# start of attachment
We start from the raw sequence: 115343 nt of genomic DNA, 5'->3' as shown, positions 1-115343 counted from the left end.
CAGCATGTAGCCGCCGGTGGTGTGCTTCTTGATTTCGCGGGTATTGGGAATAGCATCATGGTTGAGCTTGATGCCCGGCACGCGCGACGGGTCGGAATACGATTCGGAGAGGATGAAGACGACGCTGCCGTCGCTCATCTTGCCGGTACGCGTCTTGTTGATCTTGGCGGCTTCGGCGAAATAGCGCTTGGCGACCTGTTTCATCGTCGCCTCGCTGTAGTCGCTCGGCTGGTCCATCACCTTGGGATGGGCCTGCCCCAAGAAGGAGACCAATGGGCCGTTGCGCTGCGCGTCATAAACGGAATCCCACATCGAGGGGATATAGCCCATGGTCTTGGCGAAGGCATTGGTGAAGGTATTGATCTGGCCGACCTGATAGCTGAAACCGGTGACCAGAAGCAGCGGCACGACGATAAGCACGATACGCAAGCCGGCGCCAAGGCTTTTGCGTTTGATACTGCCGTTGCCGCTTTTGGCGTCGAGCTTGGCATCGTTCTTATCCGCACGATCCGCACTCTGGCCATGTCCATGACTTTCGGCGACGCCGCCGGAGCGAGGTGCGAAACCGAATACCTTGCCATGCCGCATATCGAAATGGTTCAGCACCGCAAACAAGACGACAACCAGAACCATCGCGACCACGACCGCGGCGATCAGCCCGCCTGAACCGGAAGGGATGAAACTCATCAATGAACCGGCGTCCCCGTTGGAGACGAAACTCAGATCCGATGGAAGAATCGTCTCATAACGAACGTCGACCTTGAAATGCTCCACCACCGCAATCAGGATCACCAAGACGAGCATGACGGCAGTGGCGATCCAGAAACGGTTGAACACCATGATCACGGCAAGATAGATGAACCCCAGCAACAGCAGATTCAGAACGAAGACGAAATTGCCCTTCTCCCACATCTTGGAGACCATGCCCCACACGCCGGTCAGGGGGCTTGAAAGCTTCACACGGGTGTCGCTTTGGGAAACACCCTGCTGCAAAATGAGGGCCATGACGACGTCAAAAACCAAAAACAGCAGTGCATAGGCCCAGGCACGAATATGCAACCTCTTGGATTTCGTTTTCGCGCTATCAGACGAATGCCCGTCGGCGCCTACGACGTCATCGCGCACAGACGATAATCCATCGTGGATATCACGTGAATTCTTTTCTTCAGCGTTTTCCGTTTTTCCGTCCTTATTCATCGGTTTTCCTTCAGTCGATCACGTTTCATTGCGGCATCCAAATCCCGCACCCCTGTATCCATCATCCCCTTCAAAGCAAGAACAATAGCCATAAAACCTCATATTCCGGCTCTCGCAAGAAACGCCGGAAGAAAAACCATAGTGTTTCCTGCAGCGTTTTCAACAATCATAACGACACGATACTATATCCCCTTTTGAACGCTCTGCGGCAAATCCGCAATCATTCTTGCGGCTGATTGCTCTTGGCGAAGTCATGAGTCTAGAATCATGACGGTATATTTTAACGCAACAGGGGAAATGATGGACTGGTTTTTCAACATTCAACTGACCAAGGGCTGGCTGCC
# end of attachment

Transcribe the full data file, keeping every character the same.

We start from the raw sequence: 115343 nt of genomic DNA, 5'->3' as shown, positions 1-115343 counted from the left end.
CAGCATGTAGCCGCCGGTGGTGTGCTTCTTGATTTCGCGGGTATTGGGAATAGCATCATGGTTGAGCTTGATGCCCGGCACGCGCGACGGGTCGGAATACGATTCGGAGAGGATGAAGACGACGCTGCCGTCGCTCATCTTGCCGGTACGCGTCTTGTTGATCTTGGCGGCTTCGGCGAAATAGCGCTTGGCGACCTGTTTCATCGTCGCCTCGCTGTAGTCGCTCGGCTGGTCCATCACCTTGGGATGGGCCTGCCCCAAGAAGGAGACCAATGGGCCGTTGCGCTGCGCGTCATAAACGGAATCCCACATCGAGGGGATATAGCCCATGGTCTTGGCGAAGGCATTGGTGAAGGTATTGATCTGGCCGACCTGATAGCTGAAACCGGTGACCAGAAGCAGCGGCACGACGATAAGCACGATACGCAAGCCGGCGCCAAGGCTTTTGCGTTTGATACTGCCGTTGCCGCTTTTGGCGTCGAGCTTGGCATCGTTCTTATCCGCACGATCCGCACTCTGGCCATGTCCATGACTTTCGGCGACGCCGCCGGAGCGAGGTGCGAAACCGAATACCTTGCCATGCCGCATATCGAAATGGTTCAGCACCGCAAACAAGACGACAACCAGAACCATCGCGACCACGACCGCGGCGATCAGCCCGCCTGAACCGGAAGGGATGAAACTCATCAATGAACCGGCGTCCCCGTTGGAGACGAAACTCAGATCCGATGGAAGAATCGTCTCATAACGAACGTCGACCTTGAAATGCTCCACCACCGCAATCAGGATCACCAAGACGAGCATGACGGCAGTGGCGATCCAGAAACGGTTGAACACCATGATCACGGCAAGATAGATGAACCCCAGCAACAGCAGATTCAGAACGAAGACGAAATTGCCCTTCTCCCACATCTTGGAGACCATGCCCCACACGCCGGTCAGGGGGCTTGAAAGCTTCACACGGGTGTCGCTTTGGGAAACACCCTGCTGCAAAATGAGGGCCATGACGACGTCAAAAACCAAAAACAGCAGTGCATAGGCCCAGGCACGAATATGCAACCTCTTGGATTTCGTTTTCGCGCTATCAGACGAATGCCCGTCGGCGCCTACGACGTCATCGCGCACAGACGATAATCCATCGTGGATATCACGTGAATTCTTTTCTTCAGCGTTTTCCGTTTTTCCGTCCTTATTCATCGGTTTTCCTTCAGTCGATCACGTTTCATTGCGGCATCCAAATCCCGCACCCCTGTATCCATCATCCCCTTCAAAGCAAGAACAATAGCCATAAAACCTCATATTCCGGCTCTCGCAAGAAACGCCGGAAGAAAAACCATAGTGTTTCCTGCAGCGTTTTCAACAATCATAACGACACGATACTATATCCCCTTTTGAACGCTCTGCGGCAAATCCGCAATCATTCTTGCGGCTGATTGCTCTTGGCGAAGTCATGAGTCTAGAATCATGACGGTATATTTTAACGCAACAGGGGAAATGATGGACTGGTTTTTCAACATTCAACTGACCAAGGGCTGGCTGCC